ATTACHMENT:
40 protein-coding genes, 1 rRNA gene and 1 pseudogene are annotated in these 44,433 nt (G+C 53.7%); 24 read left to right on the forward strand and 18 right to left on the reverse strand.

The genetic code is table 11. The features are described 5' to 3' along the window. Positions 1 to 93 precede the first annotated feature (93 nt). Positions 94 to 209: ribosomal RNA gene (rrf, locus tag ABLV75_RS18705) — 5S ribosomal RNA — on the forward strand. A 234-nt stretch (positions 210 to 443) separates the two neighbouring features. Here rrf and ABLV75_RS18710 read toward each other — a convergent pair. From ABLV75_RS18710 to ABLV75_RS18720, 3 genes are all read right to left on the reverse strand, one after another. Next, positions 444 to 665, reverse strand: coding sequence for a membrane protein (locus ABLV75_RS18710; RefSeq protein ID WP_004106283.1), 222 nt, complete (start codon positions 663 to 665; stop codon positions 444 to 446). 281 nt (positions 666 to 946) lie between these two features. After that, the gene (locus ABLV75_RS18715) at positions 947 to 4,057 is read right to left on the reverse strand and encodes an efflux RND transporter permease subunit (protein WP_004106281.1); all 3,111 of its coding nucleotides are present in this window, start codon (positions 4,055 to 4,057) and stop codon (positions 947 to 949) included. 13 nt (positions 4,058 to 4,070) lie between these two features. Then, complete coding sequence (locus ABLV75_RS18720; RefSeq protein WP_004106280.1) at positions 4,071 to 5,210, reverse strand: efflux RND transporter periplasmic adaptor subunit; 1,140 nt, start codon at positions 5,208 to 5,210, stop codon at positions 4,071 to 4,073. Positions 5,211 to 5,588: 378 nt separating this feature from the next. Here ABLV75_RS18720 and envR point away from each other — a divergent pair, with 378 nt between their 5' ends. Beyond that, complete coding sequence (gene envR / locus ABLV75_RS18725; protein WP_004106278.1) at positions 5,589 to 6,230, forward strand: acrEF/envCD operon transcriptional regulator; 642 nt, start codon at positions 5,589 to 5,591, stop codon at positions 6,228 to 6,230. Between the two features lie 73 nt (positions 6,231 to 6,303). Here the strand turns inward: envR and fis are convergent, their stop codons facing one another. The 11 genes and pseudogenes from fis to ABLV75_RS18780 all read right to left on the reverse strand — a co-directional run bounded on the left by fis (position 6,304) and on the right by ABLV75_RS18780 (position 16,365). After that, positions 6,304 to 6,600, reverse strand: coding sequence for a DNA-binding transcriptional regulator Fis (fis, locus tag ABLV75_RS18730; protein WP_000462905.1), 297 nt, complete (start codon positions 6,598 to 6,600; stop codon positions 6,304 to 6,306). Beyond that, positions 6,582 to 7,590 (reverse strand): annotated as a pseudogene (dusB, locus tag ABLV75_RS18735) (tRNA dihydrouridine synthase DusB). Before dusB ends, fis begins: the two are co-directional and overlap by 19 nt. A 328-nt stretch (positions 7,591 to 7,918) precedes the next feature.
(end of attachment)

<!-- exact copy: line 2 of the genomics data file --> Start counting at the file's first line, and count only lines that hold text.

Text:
The genetic code is table 11. The features are described 5' to 3' along the window. Positions 1 to 93 precede the first annotated feature (93 nt). Positions 94 to 209: ribosomal RNA gene (rrf, locus tag ABLV75_RS18705) — 5S ribosomal RNA — on the forward strand. A 234-nt stretch (positions 210 to 443) separates the two neighbouring features. Here rrf and ABLV75_RS18710 read toward each other — a convergent pair. From ABLV75_RS18710 to ABLV75_RS18720, 3 genes are all read right to left on the reverse strand, one after another. Next, positions 444 to 665, reverse strand: coding sequence for a membrane protein (locus ABLV75_RS18710; RefSeq protein ID WP_004106283.1), 222 nt, complete (start codon positions 663 to 665; stop codon positions 444 to 446). 281 nt (positions 666 to 946) lie between these two features. After that, the gene (locus ABLV75_RS18715) at positions 947 to 4,057 is read right to left on the reverse strand and encodes an efflux RND transporter permease subunit (protein WP_004106281.1); all 3,111 of its coding nucleotides are present in this window, start codon (positions 4,055 to 4,057) and stop codon (positions 947 to 949) included. 13 nt (positions 4,058 to 4,070) lie between these two features. Then, complete coding sequence (locus ABLV75_RS18720; RefSeq protein WP_004106280.1) at positions 4,071 to 5,210, reverse strand: efflux RND transporter periplasmic adaptor subunit; 1,140 nt, start codon at positions 5,208 to 5,210, stop codon at positions 4,071 to 4,073. Positions 5,211 to 5,588: 378 nt separating this feature from the next. Here ABLV75_RS18720 and envR point away from each other — a divergent pair, with 378 nt between their 5' ends. Beyond that, complete coding sequence (gene envR / locus ABLV75_RS18725; protein WP_004106278.1) at positions 5,589 to 6,230, forward strand: acrEF/envCD operon transcriptional regulator; 642 nt, start codon at positions 5,589 to 5,591, stop codon at positions 6,228 to 6,230. Between the two features lie 73 nt (positions 6,231 to 6,303). Here the strand turns inward: envR and fis are convergent, their stop codons facing one another. The 11 genes and pseudogenes from fis to ABLV75_RS18780 all read right to left on the reverse strand — a co-directional run bounded on the left by fis (position 6,304) and on the right by ABLV75_RS18780 (position 16,365). After that, positions 6,304 to 6,600, reverse strand: coding sequence for a DNA-binding transcriptional regulator Fis (fis, locus tag ABLV75_RS18730; protein WP_000462905.1), 297 nt, complete (start codon positions 6,598 to 6,600; stop codon positions 6,304 to 6,306). Beyond that, positions 6,582 to 7,590 (reverse strand): annotated as a pseudogene (dusB, locus tag ABLV75_RS18735) (tRNA dihydrouridine synthase DusB). Before dusB ends, fis begins: the two are co-directional and overlap by 19 nt. A 328-nt stretch (positions 7,591 to 7,918) precedes the next feature.